Volf goes on to discuss, in a section some will find controversial, the relationship between forgiveness and repentance. God’s forgiveness, he argues, is indiscriminate: ‘One has died for all’ (2 Corinthians 5:14). God loves and forgives us before we repent; it was while we were yet sinners that Christ died for us. And we should thus forgive others before they repent. This does not mean that repentance is unimportant. The gift of forgiveness can be given unconditionally, but it cannot be received without repentance. The goal of forgiveness is the restoration of a relationship, and this cannot happen without repentance. Repentance is part of the response to forgiveness, but it cannot be the ground of forgiveness.
How can we forgive others? We can forgive because God has forgiven, and we make his forgiveness our own. We can forgive because Christ lives in us and gives us the willingness and the power to forgive.
‘Just as Christ grieved more over our sin than over the injury our sin caused him, so we can grieve for others if Christ lives in us. Just as Christ overcame evil with the power of good rather than avenging himself, so can we. Just as Christ absorbed the effect of wrongdoing so as to free wrongdoers from punishment, so can we if we are united with Christ. Just as Christ lifted the guilt from their shoulders, so can we. “It is no longer I who live, but it is Christ who lives in me”, wrote the apostle Paul (Galatians 2:20). Echoing these words, we can say, “It is no longer I who forgive, but Christ who forgives through me”’.
Volf gives the example of the actors in Nikos Kazantzakis’ book The Greek Passion, who enact Christ’s passion and are instructed to prepare for it by taking on the character of the people they are to portray and living it out in their daily lives. What would it mean to ‘enact Christ’ – indeed, to ‘practice Christ’, in this way? It would mean that it was not so much us acting ourselves into Christ, but rather Christ acting through us.
What are some of the obstacles to forgiving? One is the sense that we should get what we deserve, but this can never hold for Christians because it is not how God acts towards us. Another obstacle is vicious abuse perpetrated by the offender, and if we are the victim this obstacle can only be overcome when Christ cradles us, holds us in his arms and sings to us the songs of gentle care and firm protection. A third obstacle is that we live in an unforgiving culture and are not trained in the art of forgiveness. Volf’s parents were able to forgive his aunt and the soldier who caused his brother’s death because the little Pentecostal congregation to which they belonged had formed them in that practice. If we want to become forgiving people, we should seek out communities of forgiven forgivers!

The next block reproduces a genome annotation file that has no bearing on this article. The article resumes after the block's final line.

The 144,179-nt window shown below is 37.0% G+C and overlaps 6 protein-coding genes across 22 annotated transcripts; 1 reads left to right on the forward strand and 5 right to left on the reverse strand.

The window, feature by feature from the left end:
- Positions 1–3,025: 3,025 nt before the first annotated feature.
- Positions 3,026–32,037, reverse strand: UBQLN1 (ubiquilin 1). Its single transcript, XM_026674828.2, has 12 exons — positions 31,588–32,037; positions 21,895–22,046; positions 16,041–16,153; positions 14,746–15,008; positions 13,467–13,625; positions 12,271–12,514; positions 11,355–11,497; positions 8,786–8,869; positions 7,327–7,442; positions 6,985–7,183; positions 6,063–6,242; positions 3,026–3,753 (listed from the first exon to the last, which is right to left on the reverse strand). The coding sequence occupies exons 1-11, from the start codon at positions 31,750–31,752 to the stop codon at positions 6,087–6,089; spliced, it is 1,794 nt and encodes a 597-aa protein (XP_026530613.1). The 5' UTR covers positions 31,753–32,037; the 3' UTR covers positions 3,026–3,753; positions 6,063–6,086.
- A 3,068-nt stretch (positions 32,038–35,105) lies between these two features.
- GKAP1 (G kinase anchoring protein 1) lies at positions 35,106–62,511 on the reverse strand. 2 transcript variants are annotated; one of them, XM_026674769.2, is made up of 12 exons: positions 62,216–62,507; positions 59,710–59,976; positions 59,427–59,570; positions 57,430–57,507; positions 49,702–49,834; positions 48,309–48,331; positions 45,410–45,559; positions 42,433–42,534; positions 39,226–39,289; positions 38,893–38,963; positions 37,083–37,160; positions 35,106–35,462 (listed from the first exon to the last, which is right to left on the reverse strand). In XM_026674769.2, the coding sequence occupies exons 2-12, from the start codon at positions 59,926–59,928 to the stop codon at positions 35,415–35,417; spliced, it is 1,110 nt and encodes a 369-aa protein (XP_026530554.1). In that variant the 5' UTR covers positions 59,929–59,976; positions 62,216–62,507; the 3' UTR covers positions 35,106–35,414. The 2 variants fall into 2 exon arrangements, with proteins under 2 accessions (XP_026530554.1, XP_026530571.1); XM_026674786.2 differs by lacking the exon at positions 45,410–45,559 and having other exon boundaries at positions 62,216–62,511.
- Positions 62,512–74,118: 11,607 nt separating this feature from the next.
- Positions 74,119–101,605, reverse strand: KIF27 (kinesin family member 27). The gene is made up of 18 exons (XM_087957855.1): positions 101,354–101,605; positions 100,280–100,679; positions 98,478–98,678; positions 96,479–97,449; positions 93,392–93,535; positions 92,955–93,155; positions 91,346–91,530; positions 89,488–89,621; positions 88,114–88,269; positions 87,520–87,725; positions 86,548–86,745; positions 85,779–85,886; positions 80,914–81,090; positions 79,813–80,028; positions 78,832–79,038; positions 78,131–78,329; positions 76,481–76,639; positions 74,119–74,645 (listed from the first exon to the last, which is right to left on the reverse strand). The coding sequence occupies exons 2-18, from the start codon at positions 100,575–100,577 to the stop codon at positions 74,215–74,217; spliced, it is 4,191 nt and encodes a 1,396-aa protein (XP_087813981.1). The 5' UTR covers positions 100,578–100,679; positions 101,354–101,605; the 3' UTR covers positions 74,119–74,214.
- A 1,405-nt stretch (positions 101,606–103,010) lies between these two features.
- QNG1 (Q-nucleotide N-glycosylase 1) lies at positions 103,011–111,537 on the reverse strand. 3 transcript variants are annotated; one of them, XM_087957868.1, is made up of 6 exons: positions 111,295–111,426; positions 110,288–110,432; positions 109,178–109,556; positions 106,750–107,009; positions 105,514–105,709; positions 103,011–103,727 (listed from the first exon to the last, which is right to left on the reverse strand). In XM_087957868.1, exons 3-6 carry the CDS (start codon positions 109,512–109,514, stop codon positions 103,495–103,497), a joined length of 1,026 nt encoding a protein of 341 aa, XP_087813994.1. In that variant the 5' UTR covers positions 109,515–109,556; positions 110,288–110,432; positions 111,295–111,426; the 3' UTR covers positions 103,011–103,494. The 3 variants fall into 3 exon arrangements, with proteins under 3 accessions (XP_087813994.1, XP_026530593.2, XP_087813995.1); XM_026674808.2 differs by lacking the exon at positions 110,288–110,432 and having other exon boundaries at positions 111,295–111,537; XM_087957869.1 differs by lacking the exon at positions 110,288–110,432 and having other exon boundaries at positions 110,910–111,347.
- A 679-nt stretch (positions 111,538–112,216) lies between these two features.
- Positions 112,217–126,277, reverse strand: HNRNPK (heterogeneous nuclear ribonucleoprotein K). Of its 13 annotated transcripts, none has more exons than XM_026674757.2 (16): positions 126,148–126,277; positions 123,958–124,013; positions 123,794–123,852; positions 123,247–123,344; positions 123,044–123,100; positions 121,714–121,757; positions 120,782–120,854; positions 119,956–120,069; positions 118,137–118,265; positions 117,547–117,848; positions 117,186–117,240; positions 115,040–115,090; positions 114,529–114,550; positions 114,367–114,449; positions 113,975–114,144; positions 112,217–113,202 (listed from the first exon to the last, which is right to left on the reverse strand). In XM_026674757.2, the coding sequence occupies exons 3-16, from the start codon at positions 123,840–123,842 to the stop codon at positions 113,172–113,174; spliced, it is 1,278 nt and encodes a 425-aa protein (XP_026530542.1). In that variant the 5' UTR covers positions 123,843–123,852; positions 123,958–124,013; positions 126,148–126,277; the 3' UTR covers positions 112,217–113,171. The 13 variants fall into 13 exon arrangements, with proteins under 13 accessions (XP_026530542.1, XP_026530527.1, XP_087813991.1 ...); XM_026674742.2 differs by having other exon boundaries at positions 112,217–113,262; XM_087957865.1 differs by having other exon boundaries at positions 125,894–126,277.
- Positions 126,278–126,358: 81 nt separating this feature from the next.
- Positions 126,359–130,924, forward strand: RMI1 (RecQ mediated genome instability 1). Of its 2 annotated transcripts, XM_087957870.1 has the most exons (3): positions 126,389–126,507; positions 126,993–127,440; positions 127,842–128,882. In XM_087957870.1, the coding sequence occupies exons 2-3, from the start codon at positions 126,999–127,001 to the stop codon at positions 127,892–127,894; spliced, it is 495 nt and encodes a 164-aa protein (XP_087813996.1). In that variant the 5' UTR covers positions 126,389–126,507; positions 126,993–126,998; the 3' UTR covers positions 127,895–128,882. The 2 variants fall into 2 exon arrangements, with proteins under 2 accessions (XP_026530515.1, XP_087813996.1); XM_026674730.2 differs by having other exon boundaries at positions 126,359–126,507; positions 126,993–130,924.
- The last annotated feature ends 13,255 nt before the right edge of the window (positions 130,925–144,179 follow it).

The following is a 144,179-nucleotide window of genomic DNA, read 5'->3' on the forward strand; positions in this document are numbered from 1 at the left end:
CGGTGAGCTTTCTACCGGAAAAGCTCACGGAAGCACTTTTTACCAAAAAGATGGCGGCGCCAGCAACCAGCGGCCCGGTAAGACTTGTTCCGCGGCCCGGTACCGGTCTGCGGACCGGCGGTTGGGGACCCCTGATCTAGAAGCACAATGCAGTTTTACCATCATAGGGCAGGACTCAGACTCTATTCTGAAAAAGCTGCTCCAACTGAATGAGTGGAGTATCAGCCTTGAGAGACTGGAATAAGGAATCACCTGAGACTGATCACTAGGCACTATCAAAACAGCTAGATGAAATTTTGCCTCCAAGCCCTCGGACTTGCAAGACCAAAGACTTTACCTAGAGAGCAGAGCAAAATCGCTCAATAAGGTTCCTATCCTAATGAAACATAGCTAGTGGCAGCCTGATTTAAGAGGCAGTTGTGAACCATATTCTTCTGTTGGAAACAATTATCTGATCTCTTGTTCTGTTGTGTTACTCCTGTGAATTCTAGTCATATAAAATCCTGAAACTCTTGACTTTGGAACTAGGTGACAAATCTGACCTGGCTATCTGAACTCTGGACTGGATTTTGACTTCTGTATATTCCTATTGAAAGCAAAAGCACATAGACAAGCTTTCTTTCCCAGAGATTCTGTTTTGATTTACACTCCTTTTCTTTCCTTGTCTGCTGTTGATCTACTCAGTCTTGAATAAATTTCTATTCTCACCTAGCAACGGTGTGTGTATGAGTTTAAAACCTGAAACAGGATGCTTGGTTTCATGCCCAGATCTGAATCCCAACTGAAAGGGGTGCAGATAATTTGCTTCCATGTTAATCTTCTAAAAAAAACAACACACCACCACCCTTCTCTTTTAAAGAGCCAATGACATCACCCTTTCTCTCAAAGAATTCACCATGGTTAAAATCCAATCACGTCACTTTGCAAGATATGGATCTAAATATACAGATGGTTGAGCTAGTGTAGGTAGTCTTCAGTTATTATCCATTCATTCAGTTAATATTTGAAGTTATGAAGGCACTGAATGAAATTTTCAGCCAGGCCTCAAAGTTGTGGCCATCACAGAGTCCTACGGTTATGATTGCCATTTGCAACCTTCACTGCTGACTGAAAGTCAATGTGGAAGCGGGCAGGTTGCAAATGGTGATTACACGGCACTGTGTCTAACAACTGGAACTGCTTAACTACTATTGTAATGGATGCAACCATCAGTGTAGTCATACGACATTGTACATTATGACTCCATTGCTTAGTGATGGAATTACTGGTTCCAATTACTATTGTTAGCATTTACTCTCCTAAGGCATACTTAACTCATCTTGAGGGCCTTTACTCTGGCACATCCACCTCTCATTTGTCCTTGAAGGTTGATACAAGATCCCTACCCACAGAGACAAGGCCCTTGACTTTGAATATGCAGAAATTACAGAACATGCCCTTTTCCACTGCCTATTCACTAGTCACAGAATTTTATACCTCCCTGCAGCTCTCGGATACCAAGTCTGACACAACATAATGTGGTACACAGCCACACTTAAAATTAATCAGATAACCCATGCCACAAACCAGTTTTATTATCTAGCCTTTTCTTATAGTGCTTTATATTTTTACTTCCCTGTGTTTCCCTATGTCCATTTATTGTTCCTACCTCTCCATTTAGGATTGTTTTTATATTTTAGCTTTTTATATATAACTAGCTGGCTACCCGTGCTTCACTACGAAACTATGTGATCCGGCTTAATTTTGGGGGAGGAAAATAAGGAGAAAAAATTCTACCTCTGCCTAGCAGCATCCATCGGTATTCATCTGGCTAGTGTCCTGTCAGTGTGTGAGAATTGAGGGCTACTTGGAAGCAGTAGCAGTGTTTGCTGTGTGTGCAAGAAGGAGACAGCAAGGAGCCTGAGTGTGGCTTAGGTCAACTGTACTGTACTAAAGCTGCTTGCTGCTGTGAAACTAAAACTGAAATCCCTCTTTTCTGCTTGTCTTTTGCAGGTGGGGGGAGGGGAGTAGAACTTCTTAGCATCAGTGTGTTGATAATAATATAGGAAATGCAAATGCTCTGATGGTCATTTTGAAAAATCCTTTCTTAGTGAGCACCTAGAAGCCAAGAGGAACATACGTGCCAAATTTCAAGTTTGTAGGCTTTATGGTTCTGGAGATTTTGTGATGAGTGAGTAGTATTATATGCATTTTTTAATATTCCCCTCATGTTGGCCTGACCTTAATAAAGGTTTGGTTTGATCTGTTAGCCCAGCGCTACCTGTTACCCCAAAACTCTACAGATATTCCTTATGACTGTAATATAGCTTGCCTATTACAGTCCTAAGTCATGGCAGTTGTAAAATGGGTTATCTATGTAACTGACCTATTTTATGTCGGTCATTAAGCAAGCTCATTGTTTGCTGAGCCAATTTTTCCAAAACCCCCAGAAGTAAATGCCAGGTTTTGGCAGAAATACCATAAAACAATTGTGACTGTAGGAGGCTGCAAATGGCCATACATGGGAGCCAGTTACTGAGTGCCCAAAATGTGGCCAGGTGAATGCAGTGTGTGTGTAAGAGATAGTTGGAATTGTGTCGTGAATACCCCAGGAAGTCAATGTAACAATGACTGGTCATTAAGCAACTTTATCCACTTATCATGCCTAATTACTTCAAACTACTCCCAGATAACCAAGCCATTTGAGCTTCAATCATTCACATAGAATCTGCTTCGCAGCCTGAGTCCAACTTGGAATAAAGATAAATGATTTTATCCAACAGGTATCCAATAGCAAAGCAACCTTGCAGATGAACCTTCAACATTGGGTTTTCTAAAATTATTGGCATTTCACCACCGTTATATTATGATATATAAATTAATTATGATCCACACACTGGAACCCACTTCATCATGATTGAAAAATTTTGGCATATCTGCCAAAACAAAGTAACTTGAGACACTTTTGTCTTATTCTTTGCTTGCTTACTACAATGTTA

God commands forgiveness and makes it possible, but we are the ones who have to put this into practice, and this is always difficult. Even when we are at our very best as forgivers, our forgiveness remains only a start. We do not know the whole truth about anyone, and neither do they know the whole truth about us. ‘All our forgiving is inescapably incomplete. That’s why it’s so crucial to see our forgiving as not simply our own act, but as participation in God’s forgiving’, and as an anticipation of the day when all secrets will be known and all sins forgiven.
Free of Charge is not an easy book to read. This is partly due to Volf’s rich writing style; this is one of those books that would repay continued re-reading, and unhurried meditation, in order to get the full benefit from his theological insights and his practical wisdom. But of course, the real reason this is a challenging book is that the practice of it will be challenging! I confess that when it comes to giving I am a slothful person, far more likely to conserve my energy and save myself the trouble of giving myself to others. And when it comes to forgiving, I am not a good forgetter; somewhere buried deep in my psyche, I know that mental scorecard Volf referred to can still be found. The book has challenged me to a closer imitation of the generous and forgiving God who loved me and gave himself for me. I highly recommend it.